Strange Gardens: Greenery in 14 Unexpected Places
Why should gardens be limited to pots, planting boxes and the ground? The plants that surround and sustain us are an inextricable part of our existence on this planet, and some innovative gardeners seek to honor them in unexpected ways. These 14 gardens have incorporated greenery into the strangest, funniest and coolest paces, from public restrooms to our pockets.
(image via: eglecekanaviciute.com)
You can be a walking human planter with garments from designer Egle Cekanaviciute’s six-piece Seed Collection. This series of pants, dresses, tops and more comes with specially-designed pockets that can be filled with soil and fertilizer, so you can grow the plants of your choice. “The collection is styled following the obvious conclusion that any human creation is helpless against the power of nature.”
(image via: architizer)
England’s York Minister cathedral was temporarily filled with a real, living lawn that was grown on recycled felt and then installed in successive layers. The whole installation measured an amazing 1,500 square feet – and yes, it continued to grow while it was inside the church, requiring mowing! The grass was put in place for the Queen’s Diamond Jubilee.
(image via: kickstarter)
Existing billboards could be filled with plants instead of advertisements. UrbanAir is a project by artist Stephen Glassman that has received enough funding through Kickstarter to begin installing vertical urban gardens where billboards stand. The first is planned for the Los Angeles freeway.
More Real Growing Garments
(image via: plainsart.org)
Stevie Famulari, an assistant professor at NDSU’s landscape architecture department, has created five stunning garments including an opera gown, a wedding gown, a laced gown, an asymmetrical gown and a lawn coat that are seeded with living plants. Lined with waterproof material and totally wearable, these garments will continue to grow and change over time.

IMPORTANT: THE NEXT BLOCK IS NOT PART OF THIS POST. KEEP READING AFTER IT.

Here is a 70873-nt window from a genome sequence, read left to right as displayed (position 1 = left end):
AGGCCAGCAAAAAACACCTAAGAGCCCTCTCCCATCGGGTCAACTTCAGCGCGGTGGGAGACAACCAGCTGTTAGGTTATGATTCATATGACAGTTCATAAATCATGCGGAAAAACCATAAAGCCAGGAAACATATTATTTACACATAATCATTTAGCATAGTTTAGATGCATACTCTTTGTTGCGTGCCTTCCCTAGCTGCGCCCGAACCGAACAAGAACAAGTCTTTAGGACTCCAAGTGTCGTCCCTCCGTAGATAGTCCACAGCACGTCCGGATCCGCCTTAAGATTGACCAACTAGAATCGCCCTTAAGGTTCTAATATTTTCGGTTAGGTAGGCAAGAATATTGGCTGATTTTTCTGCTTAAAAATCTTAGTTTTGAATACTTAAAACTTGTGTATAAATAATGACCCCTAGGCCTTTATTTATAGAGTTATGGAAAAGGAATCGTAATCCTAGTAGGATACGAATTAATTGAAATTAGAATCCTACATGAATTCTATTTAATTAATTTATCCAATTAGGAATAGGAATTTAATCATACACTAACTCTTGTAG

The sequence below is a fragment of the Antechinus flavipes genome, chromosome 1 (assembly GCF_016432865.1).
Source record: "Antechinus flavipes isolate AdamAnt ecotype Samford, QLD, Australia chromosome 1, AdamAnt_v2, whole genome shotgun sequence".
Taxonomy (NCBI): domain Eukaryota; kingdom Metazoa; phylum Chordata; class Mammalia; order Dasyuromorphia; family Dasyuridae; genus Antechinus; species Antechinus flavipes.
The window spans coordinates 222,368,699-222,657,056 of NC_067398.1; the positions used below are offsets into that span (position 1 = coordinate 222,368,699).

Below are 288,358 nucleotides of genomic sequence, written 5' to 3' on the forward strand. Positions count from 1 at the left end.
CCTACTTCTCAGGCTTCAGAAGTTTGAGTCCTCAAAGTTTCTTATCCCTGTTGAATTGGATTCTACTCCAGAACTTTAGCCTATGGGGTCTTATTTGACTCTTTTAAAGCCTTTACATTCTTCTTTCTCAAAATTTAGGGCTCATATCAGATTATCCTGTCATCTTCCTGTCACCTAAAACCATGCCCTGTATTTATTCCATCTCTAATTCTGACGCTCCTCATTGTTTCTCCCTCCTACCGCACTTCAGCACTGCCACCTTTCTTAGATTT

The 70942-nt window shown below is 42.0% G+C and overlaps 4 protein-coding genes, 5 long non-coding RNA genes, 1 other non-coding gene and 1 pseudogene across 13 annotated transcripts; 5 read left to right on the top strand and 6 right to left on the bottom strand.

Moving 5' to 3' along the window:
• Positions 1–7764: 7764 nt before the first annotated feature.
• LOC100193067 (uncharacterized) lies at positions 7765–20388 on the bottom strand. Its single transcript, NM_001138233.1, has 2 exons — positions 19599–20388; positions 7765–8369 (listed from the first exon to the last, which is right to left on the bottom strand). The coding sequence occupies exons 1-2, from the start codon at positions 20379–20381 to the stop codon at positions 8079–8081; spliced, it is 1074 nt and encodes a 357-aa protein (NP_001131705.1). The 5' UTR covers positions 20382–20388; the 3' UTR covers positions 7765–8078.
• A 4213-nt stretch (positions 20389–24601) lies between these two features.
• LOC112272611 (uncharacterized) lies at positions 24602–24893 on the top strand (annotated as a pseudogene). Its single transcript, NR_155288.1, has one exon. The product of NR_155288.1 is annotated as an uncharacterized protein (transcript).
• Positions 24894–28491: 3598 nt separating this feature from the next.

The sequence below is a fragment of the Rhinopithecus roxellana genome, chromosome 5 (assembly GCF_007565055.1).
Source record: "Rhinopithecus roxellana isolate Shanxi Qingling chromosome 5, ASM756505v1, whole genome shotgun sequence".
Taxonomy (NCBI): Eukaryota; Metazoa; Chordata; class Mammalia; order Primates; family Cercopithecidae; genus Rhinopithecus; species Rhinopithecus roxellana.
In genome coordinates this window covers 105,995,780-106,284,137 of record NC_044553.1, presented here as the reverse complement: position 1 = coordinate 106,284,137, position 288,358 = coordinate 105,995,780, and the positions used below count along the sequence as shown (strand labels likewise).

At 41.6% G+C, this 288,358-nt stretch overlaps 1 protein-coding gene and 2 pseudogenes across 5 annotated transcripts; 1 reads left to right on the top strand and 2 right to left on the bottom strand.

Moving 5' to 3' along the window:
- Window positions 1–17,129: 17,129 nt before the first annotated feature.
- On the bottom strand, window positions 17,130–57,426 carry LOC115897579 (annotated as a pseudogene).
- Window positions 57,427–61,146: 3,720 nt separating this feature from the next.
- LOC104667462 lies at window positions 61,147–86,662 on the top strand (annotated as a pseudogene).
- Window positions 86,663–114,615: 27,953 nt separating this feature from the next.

Abandoned Underground Bank Vault
(image via: the urban grocer)
Would you ever expect to find a food-producing garden in an abandoned underground bank vault? Pasona 02 is a real working farm measuring one square kilometer, located beneath the streets of Tokyo. Not only does it grow food in a city that has a low rate of food self-sufficiency, it also employs jobless youth and prepares them for work in the agricultural industry.
(image via: design milk)
If you love the feel of grass between your toes, these flip flops were designed just for you. A company called KUSA has made living grass footwear available to the public, but unfortunately, this grass isn’t real – it’s synthetic.
Necklaces and Bikes
(image via: wearable planter)
Take plants on a bike ride or just wear them around your neck. Etsy seller Wearable Planter creates 3D-printed miniature planters in various rounded and geometric shapes.
(image via: treehugger)
Toronto guerilla gardener Posterchild is ‘occupying’ empty flyer boxes with fresh herbs, including mint and thai basil. The herbs provide a pop of color and greenery to unused urban spaces, and their powerful scents help balance out the bad smells of the city.
(image via: gardens in unexpected places)
The men’s room of a former elementary school that now serves as a charter high school for young mothers and pregnant teens has now been put to a rather unusual use: it’s a garden. The school’s grounds also feature a four-acre urban farm which helps teach the teens about gardening.
(image via: voav)
Posterchild hasn’t limited his guerilla gardening to flyer boxes; empty pay phones have also provided an ideal space for custom-made wooden planters, which are secured to the remnants of this obsolete mode of communication with wire.
(image via: groundwork hv)
It’s a garden on a barge! Much more than a garden, actually – the Science Barge is a prototype sustainable farm floating on the Hudson River. It features a greenhouse growing all kinds of fresh produce, and it’s powered by solar panels, wind turbines and biofuels.
(image via: storage geek)
This is an actual working computer made by Mike Schropp of Total Geekdom, which has a built-in compartment for growing wheatgrass. The heat from the computer helps the wheatgrass grow in cooler temperatures – like air-conditioned homes.
(image via: yanko design)
Even your dish rack could be a planter, if this concept from Jordan Bailey ever became a reality. ‘Trio’ is envisioned as an environmental solution for air-drying dishes, in which the collected water is used support upside-down planters of herbs.